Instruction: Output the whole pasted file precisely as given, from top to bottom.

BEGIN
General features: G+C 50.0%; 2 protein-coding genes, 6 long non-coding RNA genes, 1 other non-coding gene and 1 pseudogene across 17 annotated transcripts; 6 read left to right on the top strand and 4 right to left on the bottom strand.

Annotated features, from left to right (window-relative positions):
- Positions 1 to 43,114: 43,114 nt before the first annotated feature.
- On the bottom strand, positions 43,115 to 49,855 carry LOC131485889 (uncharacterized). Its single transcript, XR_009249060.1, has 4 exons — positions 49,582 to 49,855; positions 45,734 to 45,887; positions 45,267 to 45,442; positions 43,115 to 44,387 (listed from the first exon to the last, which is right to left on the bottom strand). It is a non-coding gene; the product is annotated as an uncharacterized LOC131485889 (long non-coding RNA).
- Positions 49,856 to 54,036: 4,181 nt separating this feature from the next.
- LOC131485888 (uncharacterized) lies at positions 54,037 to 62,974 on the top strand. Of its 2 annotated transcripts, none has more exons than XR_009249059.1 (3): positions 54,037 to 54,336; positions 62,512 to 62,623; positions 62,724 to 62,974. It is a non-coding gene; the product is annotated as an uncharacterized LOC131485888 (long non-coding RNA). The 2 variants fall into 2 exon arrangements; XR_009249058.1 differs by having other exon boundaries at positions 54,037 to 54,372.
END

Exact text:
General features: G+C 50.0%; 2 protein-coding genes, 6 long non-coding RNA genes, 1 other non-coding gene and 1 pseudogene across 17 annotated transcripts; 6 read left to right on the top strand and 4 right to left on the bottom strand.

Annotated features, from left to right (window-relative positions):
- Positions 1 to 43,114: 43,114 nt before the first annotated feature.
- On the bottom strand, positions 43,115 to 49,855 carry LOC131485889 (uncharacterized). Its single transcript, XR_009249060.1, has 4 exons — positions 49,582 to 49,855; positions 45,734 to 45,887; positions 45,267 to 45,442; positions 43,115 to 44,387 (listed from the first exon to the last, which is right to left on the bottom strand). It is a non-coding gene; the product is annotated as an uncharacterized LOC131485889 (long non-coding RNA).
- Positions 49,856 to 54,036: 4,181 nt separating this feature from the next.
- LOC131485888 (uncharacterized) lies at positions 54,037 to 62,974 on the top strand. Of its 2 annotated transcripts, none has more exons than XR_009249059.1 (3): positions 54,037 to 54,336; positions 62,512 to 62,623; positions 62,724 to 62,974. It is a non-coding gene; the product is annotated as an uncharacterized LOC131485888 (long non-coding RNA). The 2 variants fall into 2 exon arrangements; XR_009249058.1 differs by having other exon boundaries at positions 54,037 to 54,372.